There are all sorts of rules for marketing, whether by direct mail or e-mail. There should be a guarantee. (“Satisfaction guaranteed or your money back.”) There should be urgency. (“This offer expires in 48 hours.”) And so on.
Sometimes the marketing can include a suggestion of exclusivity. (“This offer isn’t for everyone–just those who want the best.” Or “We’re only making this offer to a select few.”)
One thing I haven’t seen–and I’m an avid reader of marketing advice from Glazer-Kennedy and a slew of others–is: Don’t deliberately insult the recipient. Nor have I seen: Don’t cast the product you’re marketing in a bad light.
Maybe we can learn something from the folks at eTapestry.com. That company’s latest e-mail promo compares its potential customers to dung beetles. But, hey, that’s not the end of it. It compares its own product to skunk cabbage.
Mutualism. It’s what they call it when two things benefit each other. And just like the dung beetle and skunk cabbage help each other out, so too do eTapestry’s fundraising software and your cause.
I imagine it was an attempt at humor. Maybe.
(Now, I’ll admit that this marketing promotion didn’t have anything to do with real estate–the main topic of this blog. Still, those in real estate do a lot of marketing–direct mail, internet, paid advertising, and so on–so the takeway message is the same, even if you’re focused on real estate.)
- Humans and intestinal bacteria
- Leafhopper and meat ant
- Acacia Ants (Pseudomyrmex ferruginea) with the Swollen Thorn Acacia Tree (Acacia cornigera)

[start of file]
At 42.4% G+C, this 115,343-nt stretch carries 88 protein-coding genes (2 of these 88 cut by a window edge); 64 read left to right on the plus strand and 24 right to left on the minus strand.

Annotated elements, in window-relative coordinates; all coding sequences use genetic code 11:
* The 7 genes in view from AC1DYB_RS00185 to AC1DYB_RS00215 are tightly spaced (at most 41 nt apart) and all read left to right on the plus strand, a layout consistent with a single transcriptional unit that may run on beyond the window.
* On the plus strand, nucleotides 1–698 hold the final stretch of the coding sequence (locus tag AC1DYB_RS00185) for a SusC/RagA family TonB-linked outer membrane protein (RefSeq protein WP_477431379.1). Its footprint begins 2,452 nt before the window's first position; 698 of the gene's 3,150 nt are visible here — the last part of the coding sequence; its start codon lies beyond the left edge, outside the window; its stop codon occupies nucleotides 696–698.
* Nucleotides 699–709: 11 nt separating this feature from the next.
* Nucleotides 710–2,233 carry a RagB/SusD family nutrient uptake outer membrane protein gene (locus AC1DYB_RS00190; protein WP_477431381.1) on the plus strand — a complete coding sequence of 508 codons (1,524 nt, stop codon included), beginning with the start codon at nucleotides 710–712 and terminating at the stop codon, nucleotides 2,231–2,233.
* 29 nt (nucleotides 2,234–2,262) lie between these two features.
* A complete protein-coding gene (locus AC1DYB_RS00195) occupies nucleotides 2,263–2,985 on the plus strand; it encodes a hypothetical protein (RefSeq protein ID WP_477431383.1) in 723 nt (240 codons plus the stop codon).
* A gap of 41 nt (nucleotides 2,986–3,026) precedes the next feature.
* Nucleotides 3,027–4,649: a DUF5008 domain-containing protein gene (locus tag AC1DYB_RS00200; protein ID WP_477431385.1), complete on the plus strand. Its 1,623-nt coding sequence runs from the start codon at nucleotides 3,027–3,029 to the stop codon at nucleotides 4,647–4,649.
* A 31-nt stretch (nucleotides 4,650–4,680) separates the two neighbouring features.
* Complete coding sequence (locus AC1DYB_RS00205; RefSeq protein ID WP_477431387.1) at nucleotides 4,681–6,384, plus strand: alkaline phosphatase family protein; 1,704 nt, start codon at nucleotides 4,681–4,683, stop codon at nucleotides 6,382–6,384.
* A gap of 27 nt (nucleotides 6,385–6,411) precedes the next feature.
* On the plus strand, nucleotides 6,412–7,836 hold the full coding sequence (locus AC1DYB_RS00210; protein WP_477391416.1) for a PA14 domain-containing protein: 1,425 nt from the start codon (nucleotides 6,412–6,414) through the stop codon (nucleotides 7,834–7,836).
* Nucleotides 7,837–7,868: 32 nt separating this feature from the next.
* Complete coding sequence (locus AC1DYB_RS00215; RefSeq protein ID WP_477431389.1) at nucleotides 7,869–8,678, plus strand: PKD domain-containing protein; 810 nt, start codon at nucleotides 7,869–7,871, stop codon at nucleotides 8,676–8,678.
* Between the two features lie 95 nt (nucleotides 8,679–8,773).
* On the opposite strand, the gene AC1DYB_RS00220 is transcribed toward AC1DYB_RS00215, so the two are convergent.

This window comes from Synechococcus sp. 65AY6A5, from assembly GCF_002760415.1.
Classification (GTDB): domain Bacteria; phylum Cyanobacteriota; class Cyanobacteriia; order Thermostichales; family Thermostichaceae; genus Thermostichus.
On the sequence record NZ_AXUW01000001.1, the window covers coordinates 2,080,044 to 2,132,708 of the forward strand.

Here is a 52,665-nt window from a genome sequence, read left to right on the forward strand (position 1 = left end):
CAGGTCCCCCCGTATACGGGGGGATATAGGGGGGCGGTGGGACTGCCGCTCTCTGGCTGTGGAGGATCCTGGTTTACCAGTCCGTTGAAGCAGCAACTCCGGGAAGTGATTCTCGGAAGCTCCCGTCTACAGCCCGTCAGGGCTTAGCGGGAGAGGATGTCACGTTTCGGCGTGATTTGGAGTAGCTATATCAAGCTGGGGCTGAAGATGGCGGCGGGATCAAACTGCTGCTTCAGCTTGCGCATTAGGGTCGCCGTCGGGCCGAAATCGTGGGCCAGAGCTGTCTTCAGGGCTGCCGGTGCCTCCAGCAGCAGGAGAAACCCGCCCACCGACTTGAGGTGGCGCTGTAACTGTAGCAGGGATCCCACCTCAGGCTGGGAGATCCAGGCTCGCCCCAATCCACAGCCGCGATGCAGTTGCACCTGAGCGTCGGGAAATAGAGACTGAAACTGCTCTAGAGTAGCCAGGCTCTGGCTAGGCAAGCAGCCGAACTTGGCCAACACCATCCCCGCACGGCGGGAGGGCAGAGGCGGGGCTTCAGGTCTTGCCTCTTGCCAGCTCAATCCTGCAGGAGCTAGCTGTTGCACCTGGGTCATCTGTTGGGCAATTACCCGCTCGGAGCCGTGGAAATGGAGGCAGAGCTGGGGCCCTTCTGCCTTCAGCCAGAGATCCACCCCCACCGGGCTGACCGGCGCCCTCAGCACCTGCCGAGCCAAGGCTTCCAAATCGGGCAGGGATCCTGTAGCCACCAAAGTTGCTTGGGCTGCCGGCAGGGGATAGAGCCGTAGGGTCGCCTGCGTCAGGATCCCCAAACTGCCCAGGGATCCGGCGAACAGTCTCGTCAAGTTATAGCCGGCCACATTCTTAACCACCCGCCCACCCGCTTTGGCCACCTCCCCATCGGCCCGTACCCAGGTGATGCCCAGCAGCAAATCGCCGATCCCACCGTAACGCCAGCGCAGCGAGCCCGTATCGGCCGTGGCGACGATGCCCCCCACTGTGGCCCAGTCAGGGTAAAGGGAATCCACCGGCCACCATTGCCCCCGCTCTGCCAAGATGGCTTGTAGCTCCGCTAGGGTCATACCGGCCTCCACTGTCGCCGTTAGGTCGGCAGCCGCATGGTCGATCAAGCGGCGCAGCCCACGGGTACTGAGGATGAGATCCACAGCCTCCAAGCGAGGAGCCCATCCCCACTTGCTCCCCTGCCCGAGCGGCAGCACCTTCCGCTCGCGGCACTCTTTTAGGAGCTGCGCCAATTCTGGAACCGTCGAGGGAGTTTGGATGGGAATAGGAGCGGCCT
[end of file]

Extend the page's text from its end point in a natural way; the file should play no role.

- Euprymna squid (family Sepiolidae) and bioluminescent bacteria (Vibrio fischeri)
- Anglerfish and bioluminescent bacteria
- Moray eels and cleaner shrimp or cleaner fish at cleaning stations
- Goby fish and shrimp
- Sea anemones and clownfish, crabs or shrimps
- Deep-sea pompeii worms and thermophilic bacteria
- Ruminants such as cows and their intestinal bacteria and protists
- Oxpeckers and rhinoceroses
- Aphids and Buchnera bacteria
- Ambrosia Beetles and fungi
- Sharks and remora
- fig trees and Amazon fruit bats
- mole salamanders and Oophila alga
- Sea anemone and clownfish
- Hawaiian Bobtail Squid and Vibrio fischeri
Few of those are particularly attractive images. Given a choice, I guess I’d be the shark to eTapestry’s remora. Or I’d be a rhinoceros to eTapestry’s oxpecker. Or a cow to eTapestry’s intestinal bacteria. But I don’t know whether I’d prefer being a leafhopper or a meat ant. Or a worm to bacteria.
Nor can I imagine this is the image eTapestry was trying to convey. Dung beetles? Skunk cabbage?